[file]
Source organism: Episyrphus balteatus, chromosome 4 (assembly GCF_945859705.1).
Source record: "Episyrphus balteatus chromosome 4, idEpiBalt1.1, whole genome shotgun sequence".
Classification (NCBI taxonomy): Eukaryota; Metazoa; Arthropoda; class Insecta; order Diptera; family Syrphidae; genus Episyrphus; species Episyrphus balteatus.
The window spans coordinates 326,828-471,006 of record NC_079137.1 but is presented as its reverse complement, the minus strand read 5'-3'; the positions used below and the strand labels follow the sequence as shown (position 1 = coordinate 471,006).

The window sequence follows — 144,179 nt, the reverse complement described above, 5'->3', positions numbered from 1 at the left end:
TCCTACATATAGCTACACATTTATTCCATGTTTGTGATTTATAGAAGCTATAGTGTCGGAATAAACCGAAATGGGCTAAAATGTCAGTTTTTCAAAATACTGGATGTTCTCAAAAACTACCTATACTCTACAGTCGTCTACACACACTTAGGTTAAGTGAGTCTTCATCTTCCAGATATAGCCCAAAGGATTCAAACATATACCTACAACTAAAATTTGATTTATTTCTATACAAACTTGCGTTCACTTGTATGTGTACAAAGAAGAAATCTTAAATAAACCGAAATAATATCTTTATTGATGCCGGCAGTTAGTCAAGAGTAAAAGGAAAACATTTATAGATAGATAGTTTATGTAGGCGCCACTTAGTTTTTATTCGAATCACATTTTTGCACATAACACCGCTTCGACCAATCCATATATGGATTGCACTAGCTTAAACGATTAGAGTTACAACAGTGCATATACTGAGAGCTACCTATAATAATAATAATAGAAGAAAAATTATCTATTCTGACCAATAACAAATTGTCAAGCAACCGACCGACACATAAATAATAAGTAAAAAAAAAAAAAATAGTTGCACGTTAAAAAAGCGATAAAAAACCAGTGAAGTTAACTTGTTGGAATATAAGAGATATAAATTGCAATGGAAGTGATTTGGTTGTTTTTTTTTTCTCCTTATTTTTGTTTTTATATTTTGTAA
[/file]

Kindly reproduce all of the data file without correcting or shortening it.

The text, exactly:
Source organism: Episyrphus balteatus, chromosome 4 (assembly GCF_945859705.1).
Source record: "Episyrphus balteatus chromosome 4, idEpiBalt1.1, whole genome shotgun sequence".
Classification (NCBI taxonomy): Eukaryota; Metazoa; Arthropoda; class Insecta; order Diptera; family Syrphidae; genus Episyrphus; species Episyrphus balteatus.
The window spans coordinates 326,828-471,006 of record NC_079137.1 but is presented as its reverse complement, the minus strand read 5'-3'; the positions used below and the strand labels follow the sequence as shown (position 1 = coordinate 471,006).

The window sequence follows — 144,179 nt, the reverse complement described above, 5'->3', positions numbered from 1 at the left end:
TCCTACATATAGCTACACATTTATTCCATGTTTGTGATTTATAGAAGCTATAGTGTCGGAATAAACCGAAATGGGCTAAAATGTCAGTTTTTCAAAATACTGGATGTTCTCAAAAACTACCTATACTCTACAGTCGTCTACACACACTTAGGTTAAGTGAGTCTTCATCTTCCAGATATAGCCCAAAGGATTCAAACATATACCTACAACTAAAATTTGATTTATTTCTATACAAACTTGCGTTCACTTGTATGTGTACAAAGAAGAAATCTTAAATAAACCGAAATAATATCTTTATTGATGCCGGCAGTTAGTCAAGAGTAAAAGGAAAACATTTATAGATAGATAGTTTATGTAGGCGCCACTTAGTTTTTATTCGAATCACATTTTTGCACATAACACCGCTTCGACCAATCCATATATGGATTGCACTAGCTTAAACGATTAGAGTTACAACAGTGCATATACTGAGAGCTACCTATAATAATAATAATAGAAGAAAAATTATCTATTCTGACCAATAACAAATTGTCAAGCAACCGACCGACACATAAATAATAAGTAAAAAAAAAAAAAATAGTTGCACGTTAAAAAAGCGATAAAAAACCAGTGAAGTTAACTTGTTGGAATATAAGAGATATAAATTGCAATGGAAGTGATTTGGTTGTTTTTTTTTTCTCCTTATTTTTGTTTTTATATTTTGTAA